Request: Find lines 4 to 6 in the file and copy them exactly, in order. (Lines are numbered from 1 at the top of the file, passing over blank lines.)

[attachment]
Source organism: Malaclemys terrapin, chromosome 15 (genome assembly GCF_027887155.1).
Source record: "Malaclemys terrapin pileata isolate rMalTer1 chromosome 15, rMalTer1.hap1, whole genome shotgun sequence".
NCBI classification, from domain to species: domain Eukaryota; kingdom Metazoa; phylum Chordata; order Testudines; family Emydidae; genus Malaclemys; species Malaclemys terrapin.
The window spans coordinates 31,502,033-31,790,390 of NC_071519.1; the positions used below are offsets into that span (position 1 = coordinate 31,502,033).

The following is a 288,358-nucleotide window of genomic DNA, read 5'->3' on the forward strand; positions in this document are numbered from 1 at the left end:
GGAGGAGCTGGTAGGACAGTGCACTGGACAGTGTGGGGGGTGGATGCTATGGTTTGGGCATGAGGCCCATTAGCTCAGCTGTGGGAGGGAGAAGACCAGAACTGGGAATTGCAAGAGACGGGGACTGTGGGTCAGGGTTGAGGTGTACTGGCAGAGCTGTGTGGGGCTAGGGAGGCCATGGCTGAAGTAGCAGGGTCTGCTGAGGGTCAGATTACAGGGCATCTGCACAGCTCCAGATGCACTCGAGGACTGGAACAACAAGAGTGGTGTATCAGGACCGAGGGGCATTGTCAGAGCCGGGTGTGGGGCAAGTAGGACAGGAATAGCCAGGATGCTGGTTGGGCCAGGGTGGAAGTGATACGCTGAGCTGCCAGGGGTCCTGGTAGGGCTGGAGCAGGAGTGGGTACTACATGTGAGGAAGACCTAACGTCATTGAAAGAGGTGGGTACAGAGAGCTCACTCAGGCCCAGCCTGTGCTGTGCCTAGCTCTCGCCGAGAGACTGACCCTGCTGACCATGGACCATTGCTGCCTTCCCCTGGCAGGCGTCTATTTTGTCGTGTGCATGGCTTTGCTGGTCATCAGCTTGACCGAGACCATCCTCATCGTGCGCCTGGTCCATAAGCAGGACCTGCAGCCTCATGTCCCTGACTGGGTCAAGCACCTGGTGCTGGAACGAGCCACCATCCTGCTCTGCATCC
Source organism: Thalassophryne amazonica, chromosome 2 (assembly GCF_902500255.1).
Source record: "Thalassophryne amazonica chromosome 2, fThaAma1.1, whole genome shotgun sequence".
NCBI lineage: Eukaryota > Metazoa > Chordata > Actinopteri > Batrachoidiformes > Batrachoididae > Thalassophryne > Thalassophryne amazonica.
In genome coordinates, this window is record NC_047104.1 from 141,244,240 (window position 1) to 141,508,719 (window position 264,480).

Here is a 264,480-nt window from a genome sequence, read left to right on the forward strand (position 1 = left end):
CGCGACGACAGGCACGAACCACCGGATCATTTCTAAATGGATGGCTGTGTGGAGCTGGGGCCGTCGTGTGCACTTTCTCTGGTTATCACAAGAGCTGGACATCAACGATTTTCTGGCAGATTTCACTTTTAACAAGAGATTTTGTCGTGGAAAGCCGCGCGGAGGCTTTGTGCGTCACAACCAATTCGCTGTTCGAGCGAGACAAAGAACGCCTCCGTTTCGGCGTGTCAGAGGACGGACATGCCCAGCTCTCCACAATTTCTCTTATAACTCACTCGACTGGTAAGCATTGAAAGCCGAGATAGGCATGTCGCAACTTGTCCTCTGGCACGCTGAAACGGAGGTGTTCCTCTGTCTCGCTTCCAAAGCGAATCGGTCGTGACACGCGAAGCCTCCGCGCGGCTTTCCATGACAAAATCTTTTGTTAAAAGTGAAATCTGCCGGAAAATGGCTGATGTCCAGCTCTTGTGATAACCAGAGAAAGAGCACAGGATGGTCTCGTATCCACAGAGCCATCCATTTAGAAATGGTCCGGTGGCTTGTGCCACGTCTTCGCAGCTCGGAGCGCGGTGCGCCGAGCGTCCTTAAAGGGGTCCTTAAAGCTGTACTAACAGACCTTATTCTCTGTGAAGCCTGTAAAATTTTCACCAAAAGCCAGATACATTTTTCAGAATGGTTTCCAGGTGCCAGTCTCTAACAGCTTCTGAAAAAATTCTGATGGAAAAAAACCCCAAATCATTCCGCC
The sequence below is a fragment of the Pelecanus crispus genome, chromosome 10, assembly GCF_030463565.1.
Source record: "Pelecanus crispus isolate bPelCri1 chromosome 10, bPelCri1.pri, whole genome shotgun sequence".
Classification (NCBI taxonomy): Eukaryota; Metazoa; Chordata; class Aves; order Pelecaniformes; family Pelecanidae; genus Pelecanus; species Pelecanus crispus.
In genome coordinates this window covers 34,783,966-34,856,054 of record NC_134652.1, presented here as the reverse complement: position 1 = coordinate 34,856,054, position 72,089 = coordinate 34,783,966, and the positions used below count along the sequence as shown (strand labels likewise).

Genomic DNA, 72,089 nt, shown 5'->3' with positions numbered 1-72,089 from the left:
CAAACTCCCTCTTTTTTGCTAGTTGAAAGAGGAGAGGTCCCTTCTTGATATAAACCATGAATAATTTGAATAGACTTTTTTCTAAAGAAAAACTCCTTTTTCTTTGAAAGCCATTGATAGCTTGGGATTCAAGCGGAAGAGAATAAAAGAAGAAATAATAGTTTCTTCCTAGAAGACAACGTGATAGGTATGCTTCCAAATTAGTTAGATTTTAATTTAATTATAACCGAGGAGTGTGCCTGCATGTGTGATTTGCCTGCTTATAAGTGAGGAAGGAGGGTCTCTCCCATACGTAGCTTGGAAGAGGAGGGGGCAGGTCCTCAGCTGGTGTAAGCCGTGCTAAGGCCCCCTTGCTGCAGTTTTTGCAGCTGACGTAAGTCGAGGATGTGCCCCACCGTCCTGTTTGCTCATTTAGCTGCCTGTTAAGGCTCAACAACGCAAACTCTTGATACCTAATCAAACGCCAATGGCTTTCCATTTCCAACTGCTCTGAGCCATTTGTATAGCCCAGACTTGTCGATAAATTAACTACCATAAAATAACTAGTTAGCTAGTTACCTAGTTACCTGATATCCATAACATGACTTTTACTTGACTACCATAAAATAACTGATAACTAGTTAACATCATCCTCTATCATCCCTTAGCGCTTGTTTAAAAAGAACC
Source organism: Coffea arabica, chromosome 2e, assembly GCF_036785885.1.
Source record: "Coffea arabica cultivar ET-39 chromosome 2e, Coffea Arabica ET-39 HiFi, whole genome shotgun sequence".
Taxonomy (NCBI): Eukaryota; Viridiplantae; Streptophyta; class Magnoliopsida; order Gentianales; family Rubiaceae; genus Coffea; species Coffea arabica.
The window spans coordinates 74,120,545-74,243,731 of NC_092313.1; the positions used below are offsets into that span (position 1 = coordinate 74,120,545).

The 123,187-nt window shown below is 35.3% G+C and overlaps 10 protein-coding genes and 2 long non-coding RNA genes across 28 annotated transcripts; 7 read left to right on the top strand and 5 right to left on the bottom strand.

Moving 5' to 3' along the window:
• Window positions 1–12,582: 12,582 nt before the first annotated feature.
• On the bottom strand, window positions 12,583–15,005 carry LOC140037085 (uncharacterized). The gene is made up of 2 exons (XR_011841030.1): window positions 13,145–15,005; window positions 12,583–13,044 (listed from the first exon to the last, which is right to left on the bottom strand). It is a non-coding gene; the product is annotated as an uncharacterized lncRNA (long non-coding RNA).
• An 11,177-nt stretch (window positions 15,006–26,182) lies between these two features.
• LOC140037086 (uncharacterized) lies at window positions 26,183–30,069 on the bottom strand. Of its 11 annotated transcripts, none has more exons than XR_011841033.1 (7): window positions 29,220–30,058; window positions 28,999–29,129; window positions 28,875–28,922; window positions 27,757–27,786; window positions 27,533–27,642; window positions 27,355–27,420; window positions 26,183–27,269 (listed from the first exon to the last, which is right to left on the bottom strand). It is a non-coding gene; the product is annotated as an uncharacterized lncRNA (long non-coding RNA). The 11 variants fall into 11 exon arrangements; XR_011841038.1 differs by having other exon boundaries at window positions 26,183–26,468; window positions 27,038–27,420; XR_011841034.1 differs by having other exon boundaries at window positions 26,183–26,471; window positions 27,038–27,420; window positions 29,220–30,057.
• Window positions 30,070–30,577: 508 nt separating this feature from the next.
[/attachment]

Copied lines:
The window spans coordinates 31,502,033-31,790,390 of NC_071519.1; the positions used below are offsets into that span (position 1 = coordinate 31,502,033).

The following is a 288,358-nucleotide window of genomic DNA, read 5'->3' on the forward strand; positions in this document are numbered from 1 at the left end:
GGAGGAGCTGGTAGGACAGTGCACTGGACAGTGTGGGGGGTGGATGCTATGGTTTGGGCATGAGGCCCATTAGCTCAGCTGTGGGAGGGAGAAGACCAGAACTGGGAATTGCAAGAGACGGGGACTGTGGGTCAGGGTTGAGGTGTACTGGCAGAGCTGTGTGGGGCTAGGGAGGCCATGGCTGAAGTAGCAGGGTCTGCTGAGGGTCAGATTACAGGGCATCTGCACAGCTCCAGATGCACTCGAGGACTGGAACAACAAGAGTGGTGTATCAGGACCGAGGGGCATTGTCAGAGCCGGGTGTGGGGCAAGTAGGACAGGAATAGCCAGGATGCTGGTTGGGCCAGGGTGGAAGTGATACGCTGAGCTGCCAGGGGTCCTGGTAGGGCTGGAGCAGGAGTGGGTACTACATGTGAGGAAGACCTAACGTCATTGAAAGAGGTGGGTACAGAGAGCTCACTCAGGCCCAGCCTGTGCTGTGCCTAGCTCTCGCCGAGAGACTGACCCTGCTGACCATGGACCATTGCTGCCTTCCCCTGGCAGGCGTCTATTTTGTCGTGTGCATGGCTTTGCTGGTCATCAGCTTGACCGAGACCATCCTCATCGTGCGCCTGGTCCATAAGCAGGACCTGCAGCCTCATGTCCCTGACTGGGTCAAGCACCTGGTGCTGGAACGAGCCACCATCCTGCTCTGCATCC